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Film Clips 

Capsule reviews of recently reviewed films

Opening Friday

30 DAYS OF NIGHT (R) When the sun doesn't rise for more than 30 consecutive days and nights, vampires feed on the inhabitants of an isolated Alaskan town. David Slade (Hard Candy) directs.

THE COMEBACKS (PG-13) In Tom Brady's (The Hot Chick) spoof on classic sports films Rocky, Field of Dreams and the like, unlucky coach Champ Fields (David Koechner) is hired to coach a talentless and deranged college football team.

THE DARJEELING LIMITED 3 stars (R) See review.

FOR THE BIBLE TELLS ME SO (NR) See review.

GONE BABY GONE 3 stars (R) See review.

LARS AND THE REAL GIRL (PG-13) Ryan Gosling stars as Lars, a lonely introvert who falls in love with a life-size doll to the dismay of his brother and sister-in-law. Craig Gillespie (Mr. Woodcock) directs.

THE NIGHTMARE BEFORE CHRISTMAS IN 3-D (1993) (PG) The delightful stop-motion animation musical from Tim Burton and director Henry Selick sees the skeletal lord of Halloweentown get Christmas fever, with near-disastrous results. Look for tweaks in the animation to play up the film's re-release in digital 3-D.

RENDITION 2 stars (R) See review.

THE TEN COMMANDMENTS (PG) Christian Slater plays Moses -- did you ever expect to hear that combination of words? -- in this computer-animated retelling of the Biblical story, featuring such other celebrity voices as Ben Kingsley, Alfred Molina and Elliott Gould as God. No, really.

THINGS WE LOST IN THE FIRE 2 stars (R) See review.

Duly Noted

A HARD DAY'S NIGHT (1964) Richard Lester's Oscar-nominated film about a 'typical' day in the life of the Beatles returns to the big screen. $12. 8 p.m. Tues., Oct. 23. 14th Street Playhouse, 173 14th St. 404-733-4738. www.14thstplayhouse.org.

ALICE'S HOUSE (Brazil, 2007) Director Chico Teixeira's film explores the absurdities, tragedies and comedies of everyday life. $5. 8 p.m. Fri., Oct. 19. High Museum, 1280 Peachtree St. 404-733-4400. www.high.org.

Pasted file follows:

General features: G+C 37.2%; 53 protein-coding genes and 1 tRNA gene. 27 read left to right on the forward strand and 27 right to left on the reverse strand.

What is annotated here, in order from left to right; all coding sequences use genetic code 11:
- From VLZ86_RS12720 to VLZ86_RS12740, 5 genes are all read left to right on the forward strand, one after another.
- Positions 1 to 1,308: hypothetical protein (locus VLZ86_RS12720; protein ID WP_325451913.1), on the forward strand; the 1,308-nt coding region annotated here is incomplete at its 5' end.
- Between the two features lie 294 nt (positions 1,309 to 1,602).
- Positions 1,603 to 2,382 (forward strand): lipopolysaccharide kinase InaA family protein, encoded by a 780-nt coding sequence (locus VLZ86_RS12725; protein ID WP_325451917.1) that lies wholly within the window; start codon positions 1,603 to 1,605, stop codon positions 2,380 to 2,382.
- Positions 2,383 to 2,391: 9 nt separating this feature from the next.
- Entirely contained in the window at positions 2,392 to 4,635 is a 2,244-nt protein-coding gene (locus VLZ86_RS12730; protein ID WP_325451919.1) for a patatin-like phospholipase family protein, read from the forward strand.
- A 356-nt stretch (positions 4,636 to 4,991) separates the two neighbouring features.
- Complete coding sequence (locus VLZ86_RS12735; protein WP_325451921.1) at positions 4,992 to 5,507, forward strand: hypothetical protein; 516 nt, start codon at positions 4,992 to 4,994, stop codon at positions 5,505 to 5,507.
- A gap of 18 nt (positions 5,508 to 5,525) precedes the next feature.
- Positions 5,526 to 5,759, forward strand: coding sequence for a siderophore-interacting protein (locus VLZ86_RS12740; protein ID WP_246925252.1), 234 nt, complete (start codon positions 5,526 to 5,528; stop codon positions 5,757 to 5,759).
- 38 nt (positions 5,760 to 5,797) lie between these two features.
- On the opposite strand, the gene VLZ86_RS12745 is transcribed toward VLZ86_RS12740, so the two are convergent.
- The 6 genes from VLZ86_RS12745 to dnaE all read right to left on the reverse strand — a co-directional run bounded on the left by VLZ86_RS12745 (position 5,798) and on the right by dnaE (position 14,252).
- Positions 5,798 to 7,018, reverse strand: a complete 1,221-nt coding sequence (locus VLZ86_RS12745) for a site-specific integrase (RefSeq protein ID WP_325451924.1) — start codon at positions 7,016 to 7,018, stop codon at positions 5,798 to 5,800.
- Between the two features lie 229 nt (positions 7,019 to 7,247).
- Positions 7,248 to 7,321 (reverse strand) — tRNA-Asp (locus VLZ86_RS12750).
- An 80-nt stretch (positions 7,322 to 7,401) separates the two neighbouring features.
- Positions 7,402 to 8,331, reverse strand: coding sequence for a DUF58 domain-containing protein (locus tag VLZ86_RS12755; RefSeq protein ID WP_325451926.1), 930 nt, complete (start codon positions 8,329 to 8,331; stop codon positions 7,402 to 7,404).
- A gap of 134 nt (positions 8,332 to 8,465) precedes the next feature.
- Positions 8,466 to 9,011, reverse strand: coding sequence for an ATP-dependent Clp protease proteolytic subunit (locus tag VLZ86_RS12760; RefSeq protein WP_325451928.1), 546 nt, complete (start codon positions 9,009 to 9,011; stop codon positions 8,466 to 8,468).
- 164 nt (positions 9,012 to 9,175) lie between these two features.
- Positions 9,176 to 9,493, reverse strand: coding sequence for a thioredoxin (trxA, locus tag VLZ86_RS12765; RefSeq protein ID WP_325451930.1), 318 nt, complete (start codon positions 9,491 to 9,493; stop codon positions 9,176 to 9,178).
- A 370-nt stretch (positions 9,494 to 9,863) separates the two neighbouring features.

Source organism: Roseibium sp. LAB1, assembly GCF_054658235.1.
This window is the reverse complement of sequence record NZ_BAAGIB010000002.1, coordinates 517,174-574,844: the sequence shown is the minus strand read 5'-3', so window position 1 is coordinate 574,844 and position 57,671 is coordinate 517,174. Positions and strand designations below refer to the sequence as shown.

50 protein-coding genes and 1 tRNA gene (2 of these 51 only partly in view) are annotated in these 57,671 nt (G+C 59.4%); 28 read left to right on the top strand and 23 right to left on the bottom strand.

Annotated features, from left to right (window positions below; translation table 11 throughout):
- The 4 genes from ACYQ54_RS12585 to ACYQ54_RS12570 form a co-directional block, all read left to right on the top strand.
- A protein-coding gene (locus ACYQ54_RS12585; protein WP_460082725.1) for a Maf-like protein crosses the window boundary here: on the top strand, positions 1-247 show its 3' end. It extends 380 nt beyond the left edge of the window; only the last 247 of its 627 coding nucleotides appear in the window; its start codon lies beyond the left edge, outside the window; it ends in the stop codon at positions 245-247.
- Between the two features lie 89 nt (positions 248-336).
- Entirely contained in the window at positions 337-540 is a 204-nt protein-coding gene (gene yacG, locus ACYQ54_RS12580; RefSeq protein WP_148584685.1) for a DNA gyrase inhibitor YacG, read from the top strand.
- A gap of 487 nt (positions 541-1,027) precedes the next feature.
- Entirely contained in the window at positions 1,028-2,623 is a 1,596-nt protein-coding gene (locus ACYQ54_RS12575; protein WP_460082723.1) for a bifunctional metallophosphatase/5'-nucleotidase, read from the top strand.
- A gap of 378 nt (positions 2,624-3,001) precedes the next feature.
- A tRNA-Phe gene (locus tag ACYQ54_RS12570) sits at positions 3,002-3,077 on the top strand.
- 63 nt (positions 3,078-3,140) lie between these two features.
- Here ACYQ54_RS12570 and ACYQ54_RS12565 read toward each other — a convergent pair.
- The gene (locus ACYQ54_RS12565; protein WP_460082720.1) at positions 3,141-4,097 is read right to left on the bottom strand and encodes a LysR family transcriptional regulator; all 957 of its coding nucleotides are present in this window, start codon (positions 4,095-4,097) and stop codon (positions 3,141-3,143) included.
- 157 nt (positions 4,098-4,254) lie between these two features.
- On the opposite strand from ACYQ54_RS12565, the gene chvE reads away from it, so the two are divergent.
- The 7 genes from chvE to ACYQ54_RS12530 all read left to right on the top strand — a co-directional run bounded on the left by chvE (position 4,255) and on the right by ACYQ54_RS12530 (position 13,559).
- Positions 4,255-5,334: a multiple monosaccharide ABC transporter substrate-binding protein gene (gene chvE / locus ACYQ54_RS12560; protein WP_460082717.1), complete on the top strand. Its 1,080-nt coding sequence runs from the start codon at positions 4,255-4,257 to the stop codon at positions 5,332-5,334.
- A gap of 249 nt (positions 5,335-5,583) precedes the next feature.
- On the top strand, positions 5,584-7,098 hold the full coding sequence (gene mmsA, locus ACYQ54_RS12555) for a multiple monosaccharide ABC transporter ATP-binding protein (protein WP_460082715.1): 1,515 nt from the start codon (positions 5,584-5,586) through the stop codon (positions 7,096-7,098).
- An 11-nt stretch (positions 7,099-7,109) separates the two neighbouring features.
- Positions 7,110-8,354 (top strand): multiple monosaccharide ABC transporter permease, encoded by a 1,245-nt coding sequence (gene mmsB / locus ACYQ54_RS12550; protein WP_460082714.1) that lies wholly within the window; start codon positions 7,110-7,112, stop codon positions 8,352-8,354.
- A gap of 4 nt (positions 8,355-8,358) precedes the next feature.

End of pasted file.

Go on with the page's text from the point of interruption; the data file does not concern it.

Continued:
DOCUSPAIN: THE MIRACLE OF CANDEAL (Spain, 2005) A celebration of Latin music, Fernando Trueba's film tells the story of how music transforms a gritty Brazilian neighborhood. $5. 8 p.m. Thurs., Oct. 18. High Museum, 1280 Peachtree St. 404-733-4400. www.high.org.

THE ROCKY HORROR PICTURE SHOW (1975) (R) The cult classic of cult classics, the musical horror spoof follows an all-American couple (Susan Sarandon and Barry Bostwick) to the castle of Dr. Frank-N-Furter (Tim Curry), a drag queen/mad scientist from another galaxy. Midnight, Fri. at Plaza Theatre, and Sat. at Peachtree Cinema & Games, Norcross.

Continuing

3:10 TO YUMA 4 stars (R) Christian Bale plays a tough but indebted rancher hired out to help escort a ruthless, charismatic outlaw (Russell Crowe) to the prison train that gives the film its title. After such revisionist Westerns as Unforgiven and HBO's "Deadwood," director James Mangold (Walk the Line) offers a pleasingly old-fashioned oater full of horses, six-guns, rugged landscapes and even more rugged actors. Crowe has the plum part, but Bale doesn't let him steal the movie. -- Curt Holman

ACROSS THE UNIVERSE 3 stars (PG-13) A handful of young Americans and one Liverpudlian sing Beatles songs amid the tumult of the 1960s in this trippy musical from director Julie Taymor (Titus, Frida). The trope of naming characters after Beatles songs, such as central lovers Jude (Jim Sturgess) and Lucy (Evan Rachel Wood), can be ridiculously heavy-handed, but the film's gorgeous visuals, appealing musical numbers and unstated Iraq war subtext keep it from being a baby boomer wallow in nostalgia. -- Holman

THE ASSASSINATION OF JESSE JAMES BY THE COWARD ROBERT FORD (R) Brad Pitt won Best Actor honors at this year's Venice Film Festival in his potrayal of the legendary robber of the American West, although by all accounts Casey Affleck steals the film as resentful wannabe Robert Ford.

THE BOURNE ULTIMATUM 3 stars (PG-13) In the third Bourne movie, amnesiac superspy Jason Bourne (Matt Damon) crosses the globe to reclaim his memory and outwit his former CIA spy masters (including David Strathairn). Paul Greengrass also directed the trilogy's previous entry and again masterfully employs shaky camera work and soundtrack percussion to raise the audience's pulse rate; he could make doing laundry unbearably exciting. Nevertheless, given the identical plots (and impassive acting from Julia Stiles) in all three, it's no wonder Bourne can't remember anything. -- Holman

THE BRAVE ONE 3 stars (R) In many ways, this is a classic right-wing vigilante film tweaked with a vengeful lady in the lead. Neil Jordan's tale of a radio DJ (Jodie Foster) who decides to take revenge for her fiancé's murder is an odd choice in a time when misplaced acts of aggression seem legion. But Foster's soulful, guilt-plagued performance, wonderfully complemented by Terrence Howard as the NYC detective who both understands and condemns her rage, do much to distinguish what in other hands might be a simplistic action-movie plot.-- Felicia Feaster

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